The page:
- The election of deputies to the sixth NA (1976-1981), the first NA of a unified Viet Nam, was held on April 25, 1976 with 492 elected deputies. During the five-year term, the NA issued many important resolutions, including changing the country's name from the Democratic Republic of Viet Nam to the Socialist Republic of Viet Nam, the name of Sai Gon to HCM City and adopting the Constitution in 1980.

- Vietnamese voters nationwide elected 496 deputies to the seventh NA (1981-1987) on April 26, 1981. This was the first time the NA issued a Penal Code and intensified supervision and its role in deciding issues of national importance.

- With the election of 496 deputies on April 19, 1987, the eighth NA (1987-1992) was considered the NA of the first period of the nation's comprehensive renovation cause set by the sixth Party Congress. The NA issued many important laws, including the Law on Foreign Investment in Viet Nam (1987) and the Law on Private Enterprises (1990).

- The ninth NA election (1992-1997) was held on July 19, 1992 with 395 elected deputies. During this term, 36 laws and codes and 43 ordinances were issued, creating legal foundations for a stable and favourable environment for socio-economic development to bring into play people's rights and enhance diplomatic activities.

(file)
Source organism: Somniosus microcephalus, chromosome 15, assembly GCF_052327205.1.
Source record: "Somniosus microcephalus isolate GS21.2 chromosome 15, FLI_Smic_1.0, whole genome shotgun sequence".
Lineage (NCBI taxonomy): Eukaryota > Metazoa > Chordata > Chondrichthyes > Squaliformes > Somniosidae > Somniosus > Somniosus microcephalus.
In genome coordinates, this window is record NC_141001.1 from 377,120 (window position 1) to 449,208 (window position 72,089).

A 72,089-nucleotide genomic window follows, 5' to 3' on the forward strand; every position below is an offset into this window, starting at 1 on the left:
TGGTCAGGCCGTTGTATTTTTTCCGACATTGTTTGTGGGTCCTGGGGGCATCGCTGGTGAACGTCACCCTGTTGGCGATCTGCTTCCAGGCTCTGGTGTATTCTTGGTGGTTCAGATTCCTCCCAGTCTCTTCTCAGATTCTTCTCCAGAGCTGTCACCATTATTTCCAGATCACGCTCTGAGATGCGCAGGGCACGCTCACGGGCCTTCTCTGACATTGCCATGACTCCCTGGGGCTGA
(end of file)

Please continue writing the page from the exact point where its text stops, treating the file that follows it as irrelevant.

- With the election of 450 deputies on July 20, 1997, the tenth NA (1997-2002) continued to improve legislative work, speed up supervision work and make decisions on national issues.

- The election of deputies to the eleventh NA (2002-2007) was held on May 19, 2002 with 498 elected deputies and the number of voters casting their ballots reached 99.73 per cent, the highest so far.

- The 12th NA (2007-2011) – the NA in the period of promoting the renewal cause, national industrialisation and modernisation and international economic integration – has 493 delegates representing people from all walks of life.